By: AJ Lee
Every child activity carries an element of risk, whether it is playing tag at recess or participating in youth sports. Ice hockey may not have the same injury rates as football, where over 1 in 4 kids get hurt playing. However, a sport that involves skating on a sheet of hard, slippery ice with a stick in your hand carries inherent risks that need to be minimized in order to ensure that all kids have a fun and productive season. Parents and coaches need to carefully prepare their players and their team to reduce injury risk.
By far, the most important task for a coach is to know and prepare for his players’ histories with injury or sickness. Coaches must get information from parents on a child’s history playing ice hockey, with any pre-existing conditions like asthma or diabetes, or any injuries from last season like broken bones. Coaches should never allow players to enter into a physical game when the player has had issues like concussions, migraines or seizures. Finally, both coaches and parents have the responsibility of medical contacts: the coach should have the number of a trained and licensed medical professional available to come to the game at the exact time; while the parents should have the contact information for their family doctor in the event of an emergency.
Just a few years ago, coaches required players to stretch vigorously before games in order to loosen stiff muscles. More and more scientists, however, have begun to say that this isn’t the best course of action. Reports note that not only do static stretching poses (stretching without movement) weaken the connective power of muscles and lead to tears or pulls, but they fail to add any extra athletic power to a player’s movements. Players can stretch after games in order to develop better flexibility, but time spent stretching should be devoted to warmups that feature active drills and improve muscle memory for game conditions. In case an accident occurs, coaches should keep ice packs available on the bench.
Many injuries come from a lack of water available before, during and after games. While the cold conditions of an ice rink will not exacerbate the loss of water from the body, the pads that protect a player will affect his heat retention and can lead to dehydration. Never try to combat dehydration by loosening pads, as this puts kids at serious risk of harm. Instead, keep a large quantity of water available on the bench and permit kids to drink water any time they require during practices and games. While many players will like to drink Gatorade or other sports drinks, the sugar and salt of these beverages makes a player thirstier in the long run.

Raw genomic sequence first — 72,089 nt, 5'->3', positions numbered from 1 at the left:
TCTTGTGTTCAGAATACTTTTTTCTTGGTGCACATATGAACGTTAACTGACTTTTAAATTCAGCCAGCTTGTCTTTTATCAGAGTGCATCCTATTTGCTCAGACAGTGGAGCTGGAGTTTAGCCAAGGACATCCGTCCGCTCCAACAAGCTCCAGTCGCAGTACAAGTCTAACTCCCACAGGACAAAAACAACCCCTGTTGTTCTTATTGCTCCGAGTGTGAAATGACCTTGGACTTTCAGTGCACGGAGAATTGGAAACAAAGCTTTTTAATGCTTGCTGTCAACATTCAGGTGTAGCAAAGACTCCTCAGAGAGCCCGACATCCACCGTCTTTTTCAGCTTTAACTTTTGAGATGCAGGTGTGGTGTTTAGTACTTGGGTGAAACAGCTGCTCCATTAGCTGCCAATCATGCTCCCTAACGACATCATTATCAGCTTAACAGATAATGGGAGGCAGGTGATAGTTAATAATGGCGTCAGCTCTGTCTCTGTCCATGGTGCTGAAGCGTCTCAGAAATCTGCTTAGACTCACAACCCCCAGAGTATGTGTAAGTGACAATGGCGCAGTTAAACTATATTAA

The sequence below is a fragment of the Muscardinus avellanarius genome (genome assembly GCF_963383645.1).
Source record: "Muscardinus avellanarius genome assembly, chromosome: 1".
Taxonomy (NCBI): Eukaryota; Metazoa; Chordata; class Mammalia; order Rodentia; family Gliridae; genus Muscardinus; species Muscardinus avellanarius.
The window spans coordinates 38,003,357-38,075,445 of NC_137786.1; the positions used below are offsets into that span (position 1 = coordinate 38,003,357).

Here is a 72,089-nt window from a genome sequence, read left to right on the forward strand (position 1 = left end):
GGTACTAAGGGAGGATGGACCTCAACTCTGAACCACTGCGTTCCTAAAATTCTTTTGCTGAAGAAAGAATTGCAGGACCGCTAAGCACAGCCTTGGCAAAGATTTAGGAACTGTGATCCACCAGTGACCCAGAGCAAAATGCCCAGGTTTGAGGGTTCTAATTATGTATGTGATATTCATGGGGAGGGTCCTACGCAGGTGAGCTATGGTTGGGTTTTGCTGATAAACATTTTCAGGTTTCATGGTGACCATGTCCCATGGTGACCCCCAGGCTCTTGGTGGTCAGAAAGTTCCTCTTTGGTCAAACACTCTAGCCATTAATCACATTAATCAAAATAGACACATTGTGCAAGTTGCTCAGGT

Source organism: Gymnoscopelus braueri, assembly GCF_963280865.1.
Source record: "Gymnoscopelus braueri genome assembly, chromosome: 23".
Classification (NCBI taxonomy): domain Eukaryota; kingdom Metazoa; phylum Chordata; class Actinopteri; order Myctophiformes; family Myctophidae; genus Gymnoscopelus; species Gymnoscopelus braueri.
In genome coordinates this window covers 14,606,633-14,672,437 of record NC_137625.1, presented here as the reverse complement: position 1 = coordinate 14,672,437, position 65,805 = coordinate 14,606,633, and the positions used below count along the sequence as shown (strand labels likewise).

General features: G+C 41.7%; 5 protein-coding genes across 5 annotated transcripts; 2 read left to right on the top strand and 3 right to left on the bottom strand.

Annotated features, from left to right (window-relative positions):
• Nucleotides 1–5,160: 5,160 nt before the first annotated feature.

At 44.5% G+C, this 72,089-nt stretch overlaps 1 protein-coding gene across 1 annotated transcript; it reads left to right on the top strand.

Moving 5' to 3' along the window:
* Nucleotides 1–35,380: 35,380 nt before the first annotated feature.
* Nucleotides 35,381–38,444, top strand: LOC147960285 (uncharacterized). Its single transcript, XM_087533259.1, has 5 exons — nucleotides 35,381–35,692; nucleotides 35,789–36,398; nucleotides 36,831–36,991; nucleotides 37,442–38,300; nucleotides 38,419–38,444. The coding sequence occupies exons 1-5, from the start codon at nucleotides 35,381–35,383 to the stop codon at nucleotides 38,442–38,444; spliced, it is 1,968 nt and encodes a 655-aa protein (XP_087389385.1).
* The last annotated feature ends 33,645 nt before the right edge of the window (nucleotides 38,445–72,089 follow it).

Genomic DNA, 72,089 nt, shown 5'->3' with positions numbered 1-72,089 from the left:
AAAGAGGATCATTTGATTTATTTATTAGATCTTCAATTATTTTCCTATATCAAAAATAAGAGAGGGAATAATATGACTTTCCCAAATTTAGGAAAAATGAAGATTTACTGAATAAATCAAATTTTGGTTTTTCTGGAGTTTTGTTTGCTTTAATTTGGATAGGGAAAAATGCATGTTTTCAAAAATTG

When a coach arrives at the rink, his first priority is to conduct a team gear check. Make certain that all helmets have cages properly fitted with no loose screws or straps that could come off during a game. Check skate blades to see if any are wobbly and need to have their rivets tightened. Check the straps on the goalie’s pads to ensure none are loose or fraying. Finally, the coach should consult with the other coach to get the numbers on players’ heights and weights in order to carefully and fairly match one team member against the other. Players of similar skills should play against one another, but it’s dangerous to have equally skilled players on the ice when one is six inches and 30 pounds larger than the other. Finally, coaches should check the rink: make certain that there are no issues with the ice surface, with the boards, and with the bench area. Immediately contact the rink manager whenever a problem needs fixing.
About the author:
AJ Lee is a Marketing Specialist at Pro Stock Hockey, an online resource for pro stock hockey equipment. He was born and raised in the southwest suburbs of Chicago and has been a huge Blackhawks fan his entire life. AJ picked up his first hockey stick at age 3 and hasn’t put it down yet.